U.S. Supreme Court case: Opportunity homeowners could end up sharing responsibility for arsenic contamination
The homeowners of Opportunity may end up as responsible as Atlantic Richfield Company for the arsenic in their yards, according to a Superfund lawyer.
The U.S. Supreme Court took the unusual step of wading into a legal fight before all the dust had settled in the lower courts when it heard arguments last week about whether landowners near the former Anaconda smelter could ask Arco to clean more arsenic out of their yards than the amount required by the Environmental Protection Agency.
During the hour of arguments, the justices asked several questions related to whether the homeowners are “potentially responsible parties” under the Comprehensive Environmental Response, Compensation, and Liability Act of 1980, or CERCLA.
The answer to that question would determine whether 98 homeowners could demand more of the arsenic be removed from their yards under state law or whether they have to accept federal limits for the Upper Clark Fork River Superfund site.
The problem is that Congress didn’t define “potentially responsible party” when it passed CERCLA, and the law uses different words interchangeably. The only time it really addresses the term is in the chapter that talks about settlements.
Arco wants all landowners within a Superfund site to be potentially responsible, mainly so the company won’t have to pay for more cleanup.
Homeowners argue that the EPA didn’t consider them to be responsible parties for decades after the Superfund process started in 1983. The question never rose until residents pushed to get more cleanup.
Los Angeles environmental attorney Noah Perch-Ahern, who has experience in CERCLA litigation, contacted the Missoula Current about the Supreme Court hearing. He said the landowners have a strong argument.
“This is an argument that I found to be one of the strongest the landowners made,” Perch-Ahern said. “(The law says) the EPA has a requirement to identify potentially responsible parties and then send notice letters out. Here, they never sent notice letters out to the landowners. And it’s been conceded that no one thinks these landowners have responsibility to clean up contamination.”
However, Perch-Ahern still anticipates that the justices will decide the landowners are potentially responsible and send it back to the state court. He says the homeowners could still appeal to the EPA to grant a deeper cleaning.
“There is a decent shot that this case is remanded,” Perch-Ahern said. “They’d say the landowners are potentially responsible parties and they meet EPA’s authorization. The Montana court should decide whether there’s a remedy that could include a requirement for EPA authorization in order to invoke that remedy.”
Once they decide on the definition of responsible party, the justices probably won’t stray further into the messy questions that accompany the case, because they get into issues of states’ rights and property rights.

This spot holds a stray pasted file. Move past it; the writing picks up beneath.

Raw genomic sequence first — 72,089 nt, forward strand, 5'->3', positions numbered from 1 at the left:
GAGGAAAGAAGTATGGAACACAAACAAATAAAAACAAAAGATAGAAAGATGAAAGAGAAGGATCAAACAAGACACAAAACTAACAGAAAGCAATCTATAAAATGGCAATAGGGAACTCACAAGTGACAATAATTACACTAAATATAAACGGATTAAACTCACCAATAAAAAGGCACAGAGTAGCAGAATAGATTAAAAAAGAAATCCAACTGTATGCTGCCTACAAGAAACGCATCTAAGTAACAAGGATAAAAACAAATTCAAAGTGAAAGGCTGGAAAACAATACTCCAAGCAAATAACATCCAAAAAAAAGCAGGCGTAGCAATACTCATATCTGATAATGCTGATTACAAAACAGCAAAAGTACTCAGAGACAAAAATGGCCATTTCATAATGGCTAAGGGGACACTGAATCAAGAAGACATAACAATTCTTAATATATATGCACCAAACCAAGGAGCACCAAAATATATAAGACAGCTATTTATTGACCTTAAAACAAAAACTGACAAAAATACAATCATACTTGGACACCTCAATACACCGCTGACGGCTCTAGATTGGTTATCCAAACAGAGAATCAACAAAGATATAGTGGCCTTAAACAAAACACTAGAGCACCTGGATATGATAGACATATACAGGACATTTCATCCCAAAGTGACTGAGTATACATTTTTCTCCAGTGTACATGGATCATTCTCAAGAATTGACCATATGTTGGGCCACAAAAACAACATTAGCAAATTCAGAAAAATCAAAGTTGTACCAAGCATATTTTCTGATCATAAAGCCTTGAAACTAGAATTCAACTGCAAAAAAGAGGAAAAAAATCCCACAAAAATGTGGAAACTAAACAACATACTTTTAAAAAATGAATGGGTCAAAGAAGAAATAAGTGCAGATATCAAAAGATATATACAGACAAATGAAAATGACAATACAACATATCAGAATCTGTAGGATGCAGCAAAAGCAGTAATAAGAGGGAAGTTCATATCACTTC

“The Supreme Court instinctively wants to find the narrowest path toward resolution without getting into those stickier issues. They’re signaling they may try to avoid those federalism issues,” Perch-Ahern said. “Those will become unsettled issues.”
When Arco bought the former Anaconda Company in 1977, it inherited all the mining company’s assets and burdens, including the Anaconda smelter and all the arsenic-contaminated soil surrounding it. Arco then closed the smelter in 1979.
After designating the area as a Superfund site, the EPA developed a plan to have Atlantic Richfield pay to remove and replace any regions of soil that contained more than 250 parts per million of arsenic. Some homeowners didn’t have yards that hot, but they didn’t feel any safer. They wanted Arco to replace the soil in their yards if their arsenic concentration was greater than 25 ppm, based on the recommendation of health experts.
Montana courts are still in the process of deciding whether 25 ppm is an appropriate limit, after the Montana Supreme Court ruled the landowners have a right to require more cleanup under the state constitution.
The Supreme Court rarely takes a case when it’s still in the courts. Often the justices will choose to jump in only when some issue causes appellate courts to disagree, Perch-Ahern said.
“It’s not the way that law is normally made,” Perch-Ahern said. “One could argue they shouldn’t have taken this case. When the Supreme Court weighs in before all the other courts have had a chance to look into all the implications, you can rest assure that there will be ramifications beyond this case. I think there will be unforeseen circumstances no matter which way they rule.”
Other parts of CERCLA allow states to demand cleanup to a higher level, but if the landowners are potentially responsible parties, they are limited to the EPA limits.
The justices voiced concern about allowing the landowners to dig more because of the chance arsenic could be released into the air. But that was never an EPA concern. Only the Arco attorneys raised that issue in their most recent briefs, making it a bigger deal than it was.
That overblown claim could be what caused the Supreme Court to take the case, Perch-Ahern said.
“I think what happened is Arco wrote a very compelling brief that made it look like there was the chance for supreme chaos if the Supreme Court didn’t intervene. It got the court’s attention,” Perch-Ahern said. “I was very surprised. This is highly unusual.”
Contact reporter Laura Lundquist at email@example.com.